IMF may delay approval of fresh funding to Kenya

An exterior of the International Monetary Fund (IMF) headquarters in Washington, DC.  

Photo credit: File | AFP

The International Monetary Fund (IMF) might push back its board approval of fresh funding to Kenya following the withdrawal of the controversial Finance Bill 2024, which has prompted the multilateral lender to review its projection of the country’s spending and revenue targets.

The IMF Executive Board had been expected to hold a meeting on Friday, July 12 to complete the seventh Extended Credit Facility and Extended Fund Facility and the second review under the Resilience and Sustainability Facility and approve its latest disbursement to Kenya thereafter.

But multiple sources close to the IMF Mission in Kenya said the meeting is now unlikely to take place against the backdrop of talks on fresh revenue-raising measures.

A review yesterday of the IMF Executive Board Calendar, which runs up to July 17, showed the meeting had not been scheduled.

The board calendar could, however, change as the agenda for each meeting is normally finalised a day prior.

The withdrawal of the Finance Bill 2024 is set to force the review of targets for future disbursements by the IMF, including the primary budget balance of the national government and tax revenue.

The primary budget balance describes the difference between the government’s revenue and its non-interest expenditures.

The ninth review of the programme in March 2025 and the final disbursement from the IMF will be based on fiscal (primary balance and tax revenues) targets agreed upon between the multilateral lender and Kenyan authorities that cover the period between July 1 and December 31, 2024.

The IMF is expected to disburse a total of Sh124.4 billion ($968.69 million) between July this year and the end of the programme in April next year. Kenyan authorities and the IMF are expected to agree on new fiscal targets covering the period to December 31, 2024, after the adoption of a new fiscal framework for the 2024/25 fiscal year which will outline a revised fiscal deficit and tax revenue target.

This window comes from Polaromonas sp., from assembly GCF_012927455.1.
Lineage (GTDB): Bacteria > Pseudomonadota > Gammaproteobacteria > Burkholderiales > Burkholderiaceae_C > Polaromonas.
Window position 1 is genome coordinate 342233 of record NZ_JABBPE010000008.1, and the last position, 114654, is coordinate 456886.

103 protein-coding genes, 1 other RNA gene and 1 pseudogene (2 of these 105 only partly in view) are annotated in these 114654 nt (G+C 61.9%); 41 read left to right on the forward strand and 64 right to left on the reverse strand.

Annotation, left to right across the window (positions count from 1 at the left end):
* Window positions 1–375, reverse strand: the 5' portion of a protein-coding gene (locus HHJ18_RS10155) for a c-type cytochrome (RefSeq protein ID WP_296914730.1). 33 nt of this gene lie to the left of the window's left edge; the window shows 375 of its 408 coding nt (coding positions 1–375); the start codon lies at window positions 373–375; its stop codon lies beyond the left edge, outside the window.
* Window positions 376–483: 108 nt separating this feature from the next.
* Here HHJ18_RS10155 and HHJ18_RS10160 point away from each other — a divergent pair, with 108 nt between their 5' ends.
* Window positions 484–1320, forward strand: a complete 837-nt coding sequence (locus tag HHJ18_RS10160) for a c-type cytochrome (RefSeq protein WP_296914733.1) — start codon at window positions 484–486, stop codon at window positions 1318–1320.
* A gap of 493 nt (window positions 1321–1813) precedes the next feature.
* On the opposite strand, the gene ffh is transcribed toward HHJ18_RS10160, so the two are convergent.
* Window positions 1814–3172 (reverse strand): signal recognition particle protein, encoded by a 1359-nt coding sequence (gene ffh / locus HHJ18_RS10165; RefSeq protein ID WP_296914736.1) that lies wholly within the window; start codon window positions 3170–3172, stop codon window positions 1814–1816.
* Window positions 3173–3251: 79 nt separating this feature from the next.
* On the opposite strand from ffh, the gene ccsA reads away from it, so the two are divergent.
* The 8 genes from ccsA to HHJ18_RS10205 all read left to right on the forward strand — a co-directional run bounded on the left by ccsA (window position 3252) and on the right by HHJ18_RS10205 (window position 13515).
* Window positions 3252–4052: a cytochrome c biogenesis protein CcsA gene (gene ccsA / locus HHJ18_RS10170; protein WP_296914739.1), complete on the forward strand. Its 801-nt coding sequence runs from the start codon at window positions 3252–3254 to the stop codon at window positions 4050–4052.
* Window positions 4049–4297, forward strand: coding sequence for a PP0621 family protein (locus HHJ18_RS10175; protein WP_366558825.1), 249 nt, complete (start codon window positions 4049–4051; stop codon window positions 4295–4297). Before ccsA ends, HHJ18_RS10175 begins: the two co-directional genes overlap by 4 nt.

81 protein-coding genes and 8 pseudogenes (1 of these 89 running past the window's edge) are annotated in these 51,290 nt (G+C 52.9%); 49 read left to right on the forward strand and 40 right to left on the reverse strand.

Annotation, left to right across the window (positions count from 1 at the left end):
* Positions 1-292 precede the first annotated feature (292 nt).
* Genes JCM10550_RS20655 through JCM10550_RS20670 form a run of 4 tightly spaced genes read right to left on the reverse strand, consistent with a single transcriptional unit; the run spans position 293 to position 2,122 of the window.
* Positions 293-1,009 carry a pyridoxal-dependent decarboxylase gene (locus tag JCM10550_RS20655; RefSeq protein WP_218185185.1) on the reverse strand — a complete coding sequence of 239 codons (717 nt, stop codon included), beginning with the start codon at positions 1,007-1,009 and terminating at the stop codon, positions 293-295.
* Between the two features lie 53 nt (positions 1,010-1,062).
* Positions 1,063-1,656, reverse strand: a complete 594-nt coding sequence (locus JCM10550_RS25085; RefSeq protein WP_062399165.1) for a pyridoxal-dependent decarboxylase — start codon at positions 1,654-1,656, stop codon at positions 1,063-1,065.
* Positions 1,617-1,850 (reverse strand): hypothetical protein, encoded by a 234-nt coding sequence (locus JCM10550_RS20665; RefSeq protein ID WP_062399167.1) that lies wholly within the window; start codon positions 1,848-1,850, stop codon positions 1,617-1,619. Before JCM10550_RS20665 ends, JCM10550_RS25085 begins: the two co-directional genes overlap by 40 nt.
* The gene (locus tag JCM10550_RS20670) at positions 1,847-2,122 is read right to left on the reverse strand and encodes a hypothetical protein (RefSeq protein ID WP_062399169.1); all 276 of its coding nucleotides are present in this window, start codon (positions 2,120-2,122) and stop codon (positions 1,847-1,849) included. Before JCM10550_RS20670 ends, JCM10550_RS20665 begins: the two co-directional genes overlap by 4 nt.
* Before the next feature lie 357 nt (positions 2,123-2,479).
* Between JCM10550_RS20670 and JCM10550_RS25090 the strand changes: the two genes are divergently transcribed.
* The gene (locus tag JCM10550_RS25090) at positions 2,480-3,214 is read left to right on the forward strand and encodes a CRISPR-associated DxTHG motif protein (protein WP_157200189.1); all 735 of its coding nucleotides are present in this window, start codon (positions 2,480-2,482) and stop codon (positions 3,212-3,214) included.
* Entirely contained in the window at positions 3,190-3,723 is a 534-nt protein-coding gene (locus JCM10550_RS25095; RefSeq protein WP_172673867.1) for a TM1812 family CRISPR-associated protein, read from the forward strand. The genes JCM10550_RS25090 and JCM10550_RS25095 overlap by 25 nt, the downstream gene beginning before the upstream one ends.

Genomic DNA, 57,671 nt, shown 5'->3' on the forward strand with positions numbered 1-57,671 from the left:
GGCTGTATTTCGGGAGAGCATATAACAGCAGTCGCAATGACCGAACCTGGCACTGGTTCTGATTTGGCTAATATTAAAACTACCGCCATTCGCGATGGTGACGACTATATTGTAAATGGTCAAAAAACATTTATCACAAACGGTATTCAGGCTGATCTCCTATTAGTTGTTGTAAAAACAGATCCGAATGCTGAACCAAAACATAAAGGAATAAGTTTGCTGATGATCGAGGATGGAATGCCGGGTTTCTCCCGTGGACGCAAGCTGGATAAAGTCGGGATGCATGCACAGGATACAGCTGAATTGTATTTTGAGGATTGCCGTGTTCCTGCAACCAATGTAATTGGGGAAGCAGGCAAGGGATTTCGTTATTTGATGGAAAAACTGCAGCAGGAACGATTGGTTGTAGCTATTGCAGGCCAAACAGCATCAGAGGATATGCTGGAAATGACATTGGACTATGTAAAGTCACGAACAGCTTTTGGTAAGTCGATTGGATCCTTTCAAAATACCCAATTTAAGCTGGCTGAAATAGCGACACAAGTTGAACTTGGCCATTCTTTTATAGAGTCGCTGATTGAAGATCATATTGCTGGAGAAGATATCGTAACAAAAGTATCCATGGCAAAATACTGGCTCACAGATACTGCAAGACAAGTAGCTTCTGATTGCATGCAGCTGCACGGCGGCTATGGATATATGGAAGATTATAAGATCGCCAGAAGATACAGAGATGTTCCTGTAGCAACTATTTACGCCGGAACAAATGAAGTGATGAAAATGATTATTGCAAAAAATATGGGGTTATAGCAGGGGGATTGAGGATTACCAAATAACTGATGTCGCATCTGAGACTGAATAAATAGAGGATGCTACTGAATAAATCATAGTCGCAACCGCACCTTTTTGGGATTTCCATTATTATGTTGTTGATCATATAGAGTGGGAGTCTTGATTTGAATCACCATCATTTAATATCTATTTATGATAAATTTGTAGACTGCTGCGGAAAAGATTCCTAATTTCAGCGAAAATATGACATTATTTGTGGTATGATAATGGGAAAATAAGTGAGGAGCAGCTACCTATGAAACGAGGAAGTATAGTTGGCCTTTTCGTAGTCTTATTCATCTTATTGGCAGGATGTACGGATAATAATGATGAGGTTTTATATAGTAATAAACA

Tax revenues are projected to drop to Sh2.51 trillion after the withdrawal of new revenue-raising measures which had been expected to yield Sh346 billion in collections.

President William Ruto on Friday noted that the planned expenditure cuts would only realise Sh177 billion in savings, leaving a hole of Sh169 billion to be plugged through higher than previously planned borrowing.

The 2024/25 fiscal deficit is expected to rise from the approved Sh597 billion to Sh766 billion or 4.6 percent of GDP from 3.3 percent previously.

“Cutting the entire amount would significantly and drastically affect the delivery of critical government services, while borrowing would increase our fiscal deficit by a margin that would have significant repercussions on many other sectors, including interest rates and exchange rates,” he said.

“We have since struck a middle ground and will be proposing to the National Assembly a budget cut of Sh177 billion and borrow the difference.”

IMF funding is customarily based on the compliance with conditions that extend beyond just deficit and tax revenue targets to targets on public debt, foreign exchange reserves, and inflation. Kenya had been projected to keep the primary budget balance of the national government at a surplus of Sh156.2 billion while raising Sh1.28 trillion in taxes between July and December 2024.

The government was also expected to spend at least Sh258 billion on social expenditures while keeping the inflation rate between 2.5 and 7.5 percent.

Kenya has additional non-quantitative targets to meet in the next six months, including the publishing of a report consisting of a comprehensive assessment of the national government’s continued involvement or investment in State corporations.

The IMF completed the seventh review of its multi-year programme with Kenya on June 11.

The multilateral lender highlighted developments, including the rebound of the agriculture sector, the deceleration of headline inflation, and the calming of refinancing risks associated with the June 2024 Eurobond maturity following a partial buyback.

The IMF, however, warned of the impact of the underperformance of tax revenue targets and asked for corrective measures which would have included new taxation measures in the Finance Bill 2024.

“Despite these positive developments, a significant shortfall in tax revenue collection and deterioration in the primary fiscal balance in the financial year 2023/24 relative to programme targets is expected to keep domestic borrowing needs elevated. As a result, interest payments have increased, putting pressure on public debt even after the latter benefited from a strengthened shilling,” IMF Mission Chief to Kenya Haimanot Teferra said in June.

“A sizable and upfront fiscal adjustment in the financial year 2024/25 will be needed to correct the course. To this end, the authorities have taken decisive steps towards fiscal consolidation by introducing several measures in the context of the draft 2024/25 Budget and the 2024 Finance Bill.”

The IMF did not specify the size of the disbursement expected at the end of the seventh review of the programme but was previously expected to make its largest remaining release to Kenya in its next approval this month.

New tax measures contained in the Finance Bill 2024 had been expected to further improve fiscal consolidation while anchoring Kenya’s fiscal target under its programme with the IMF.

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